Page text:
One can have invalid or unsound conclusions, which is what
you have if your conclusion is not actually a consequence of
Also "conclusion" is just a proposition, whereas a
consequence is a relation between a conclusion and some
premises. i.e. one says "consequence of...(some premises)"
but if one says "conclusion of ..." then one is talking
about the thing which drew the conclusion not the premises
from which he drew them.
> But I suppose with a tweak
> here and there, we can combine both notions.
> If Tarski is considering algebra, which does rely on
> 'mathematical intuition', then, not all of the algebraic
> consequences are logical ones, right?
Well he doesn't say he is.
His paper begins with him expressing that any formalisation
of the concept of logical consequence "will show arbitrary
features to a greater or lesser extent", and he ends up
locating that in the location of the boundary between
logical and extra logical expressions. So to that extent my
slurs are out of order, he ended up with a position
consistent with but more informative than his starting
However, the first thing he does is to strengthen his
negative point by showing the inadequacy of certain attempts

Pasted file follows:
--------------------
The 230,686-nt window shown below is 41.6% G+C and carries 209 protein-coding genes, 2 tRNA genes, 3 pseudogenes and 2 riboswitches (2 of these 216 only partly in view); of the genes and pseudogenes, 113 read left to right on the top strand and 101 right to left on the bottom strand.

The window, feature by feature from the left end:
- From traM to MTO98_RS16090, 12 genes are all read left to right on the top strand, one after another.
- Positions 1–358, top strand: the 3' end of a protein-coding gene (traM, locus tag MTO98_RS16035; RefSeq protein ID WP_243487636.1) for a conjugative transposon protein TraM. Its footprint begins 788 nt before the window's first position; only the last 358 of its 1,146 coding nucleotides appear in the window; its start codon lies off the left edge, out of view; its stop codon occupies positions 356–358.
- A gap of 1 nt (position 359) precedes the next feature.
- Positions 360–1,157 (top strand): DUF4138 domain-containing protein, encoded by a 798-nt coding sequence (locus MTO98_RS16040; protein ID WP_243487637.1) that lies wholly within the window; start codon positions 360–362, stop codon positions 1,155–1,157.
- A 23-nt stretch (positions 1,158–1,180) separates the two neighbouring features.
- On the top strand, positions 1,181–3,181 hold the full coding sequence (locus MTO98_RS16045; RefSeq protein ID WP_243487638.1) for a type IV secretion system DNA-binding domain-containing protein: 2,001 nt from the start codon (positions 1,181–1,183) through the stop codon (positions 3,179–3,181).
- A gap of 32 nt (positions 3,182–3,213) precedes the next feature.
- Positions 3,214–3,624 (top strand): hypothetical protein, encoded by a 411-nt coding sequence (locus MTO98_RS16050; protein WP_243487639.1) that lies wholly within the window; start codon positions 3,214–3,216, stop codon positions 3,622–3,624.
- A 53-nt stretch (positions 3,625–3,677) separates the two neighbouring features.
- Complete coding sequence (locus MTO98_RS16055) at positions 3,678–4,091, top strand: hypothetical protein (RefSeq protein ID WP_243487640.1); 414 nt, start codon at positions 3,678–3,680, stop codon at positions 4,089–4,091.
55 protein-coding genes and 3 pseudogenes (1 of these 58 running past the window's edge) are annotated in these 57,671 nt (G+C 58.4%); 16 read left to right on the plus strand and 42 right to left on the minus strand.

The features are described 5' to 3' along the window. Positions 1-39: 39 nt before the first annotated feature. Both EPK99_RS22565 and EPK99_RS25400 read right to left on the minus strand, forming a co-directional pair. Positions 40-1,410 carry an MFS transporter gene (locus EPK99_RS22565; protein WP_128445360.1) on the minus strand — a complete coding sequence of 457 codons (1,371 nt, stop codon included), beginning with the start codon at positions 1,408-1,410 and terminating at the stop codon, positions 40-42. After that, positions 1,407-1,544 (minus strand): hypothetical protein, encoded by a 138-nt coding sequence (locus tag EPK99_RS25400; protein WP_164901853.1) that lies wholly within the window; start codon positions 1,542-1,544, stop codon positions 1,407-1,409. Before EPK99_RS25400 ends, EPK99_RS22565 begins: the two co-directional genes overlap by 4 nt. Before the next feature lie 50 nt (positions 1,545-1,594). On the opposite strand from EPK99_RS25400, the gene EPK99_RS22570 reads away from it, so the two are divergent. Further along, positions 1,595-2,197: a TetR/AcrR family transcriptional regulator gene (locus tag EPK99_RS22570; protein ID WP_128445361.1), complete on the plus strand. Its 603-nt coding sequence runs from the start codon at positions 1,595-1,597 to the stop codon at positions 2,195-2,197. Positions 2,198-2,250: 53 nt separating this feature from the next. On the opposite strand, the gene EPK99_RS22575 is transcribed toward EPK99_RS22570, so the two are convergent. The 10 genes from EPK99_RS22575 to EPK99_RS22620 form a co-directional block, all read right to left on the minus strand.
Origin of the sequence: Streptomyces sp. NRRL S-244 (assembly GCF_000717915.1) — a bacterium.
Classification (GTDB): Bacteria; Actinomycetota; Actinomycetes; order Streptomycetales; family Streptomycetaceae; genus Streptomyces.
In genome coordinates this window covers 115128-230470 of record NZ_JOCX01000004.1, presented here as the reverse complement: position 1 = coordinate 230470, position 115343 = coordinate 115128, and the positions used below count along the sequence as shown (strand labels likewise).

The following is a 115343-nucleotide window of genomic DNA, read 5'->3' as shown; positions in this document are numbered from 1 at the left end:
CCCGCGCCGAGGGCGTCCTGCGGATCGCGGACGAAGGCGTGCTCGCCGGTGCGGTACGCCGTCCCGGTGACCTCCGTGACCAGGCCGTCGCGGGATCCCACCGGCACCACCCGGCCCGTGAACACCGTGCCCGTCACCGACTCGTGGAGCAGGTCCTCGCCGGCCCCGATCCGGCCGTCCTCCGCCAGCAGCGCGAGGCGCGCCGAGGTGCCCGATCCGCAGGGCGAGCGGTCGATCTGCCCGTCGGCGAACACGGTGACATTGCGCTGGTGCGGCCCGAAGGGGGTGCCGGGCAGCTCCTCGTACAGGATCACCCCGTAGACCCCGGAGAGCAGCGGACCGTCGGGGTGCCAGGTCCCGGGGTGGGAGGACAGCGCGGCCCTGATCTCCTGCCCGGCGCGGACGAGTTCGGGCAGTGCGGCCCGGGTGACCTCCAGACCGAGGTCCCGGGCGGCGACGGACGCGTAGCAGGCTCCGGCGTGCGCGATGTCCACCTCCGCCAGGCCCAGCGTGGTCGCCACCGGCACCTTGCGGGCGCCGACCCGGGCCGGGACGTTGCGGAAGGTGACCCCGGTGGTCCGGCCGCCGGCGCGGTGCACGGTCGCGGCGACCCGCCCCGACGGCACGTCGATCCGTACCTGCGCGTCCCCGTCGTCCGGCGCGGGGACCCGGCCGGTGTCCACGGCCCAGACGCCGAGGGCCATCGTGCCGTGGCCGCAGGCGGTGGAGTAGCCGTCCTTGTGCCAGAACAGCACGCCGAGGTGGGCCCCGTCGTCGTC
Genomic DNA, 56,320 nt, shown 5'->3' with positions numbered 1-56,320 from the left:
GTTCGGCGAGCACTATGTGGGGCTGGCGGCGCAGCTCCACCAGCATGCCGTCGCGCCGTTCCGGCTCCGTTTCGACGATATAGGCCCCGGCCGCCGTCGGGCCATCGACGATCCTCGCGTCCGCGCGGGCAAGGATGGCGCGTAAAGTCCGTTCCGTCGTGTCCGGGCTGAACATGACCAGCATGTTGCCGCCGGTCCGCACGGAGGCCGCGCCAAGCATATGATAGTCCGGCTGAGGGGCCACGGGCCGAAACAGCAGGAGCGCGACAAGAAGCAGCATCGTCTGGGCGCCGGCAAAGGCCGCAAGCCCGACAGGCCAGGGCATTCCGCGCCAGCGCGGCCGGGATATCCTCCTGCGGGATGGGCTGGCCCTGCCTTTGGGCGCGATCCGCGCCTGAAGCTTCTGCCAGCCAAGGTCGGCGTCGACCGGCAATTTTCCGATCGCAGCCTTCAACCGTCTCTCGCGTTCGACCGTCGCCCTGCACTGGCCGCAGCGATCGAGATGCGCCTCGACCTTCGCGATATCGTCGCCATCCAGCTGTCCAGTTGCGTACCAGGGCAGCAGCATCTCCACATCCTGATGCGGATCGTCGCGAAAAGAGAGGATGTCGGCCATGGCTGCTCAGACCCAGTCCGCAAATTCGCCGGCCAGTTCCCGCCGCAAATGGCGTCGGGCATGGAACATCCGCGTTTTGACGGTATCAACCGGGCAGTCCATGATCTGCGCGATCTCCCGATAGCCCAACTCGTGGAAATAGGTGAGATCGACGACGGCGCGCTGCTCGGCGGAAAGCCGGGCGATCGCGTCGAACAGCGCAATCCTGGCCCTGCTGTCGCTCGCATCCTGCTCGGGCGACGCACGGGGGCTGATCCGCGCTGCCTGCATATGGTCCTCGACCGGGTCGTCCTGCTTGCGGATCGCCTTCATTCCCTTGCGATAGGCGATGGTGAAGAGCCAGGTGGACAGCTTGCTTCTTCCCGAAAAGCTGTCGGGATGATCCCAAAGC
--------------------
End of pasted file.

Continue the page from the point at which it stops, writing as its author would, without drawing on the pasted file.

to formalise logical consequence, and it is the example he
uses here which (if accepted) would entail that arithmetic
is part of logic.
(He cites an w-incomplete system i.e. one in which every
instance of some property of natural numbers is provable but
the general claim is not.
He says it is intuitively quite clear that the universal
sentence follows from the particular sentences.)
> ---- The problem with Grice at this stage is that he
> found "implicit" premises leading to strict consequence
> to be of more interest than actual 'proofs'. So that he
> spends like 2 pages considering the different premises
> that would make
> Jack is an Englishman
> Jack is brave
> a sort of 'consequence' --. It could WELL be 'inductive'
> -- almost in the mathematical sense. I.e. Jill believes
> Englishmen TEND to be brave. Etc.
> At this point Carnap would allude (or refer explicitly)
> to the 'meaning' "postulate"
> (x)Ex --> Bx
> If x is an Englishman, x is brave.
> In which case we do need that as a premise to turn the
> 'consequence' into a logical one, no?
I think (would expect) that the meaning postulates count as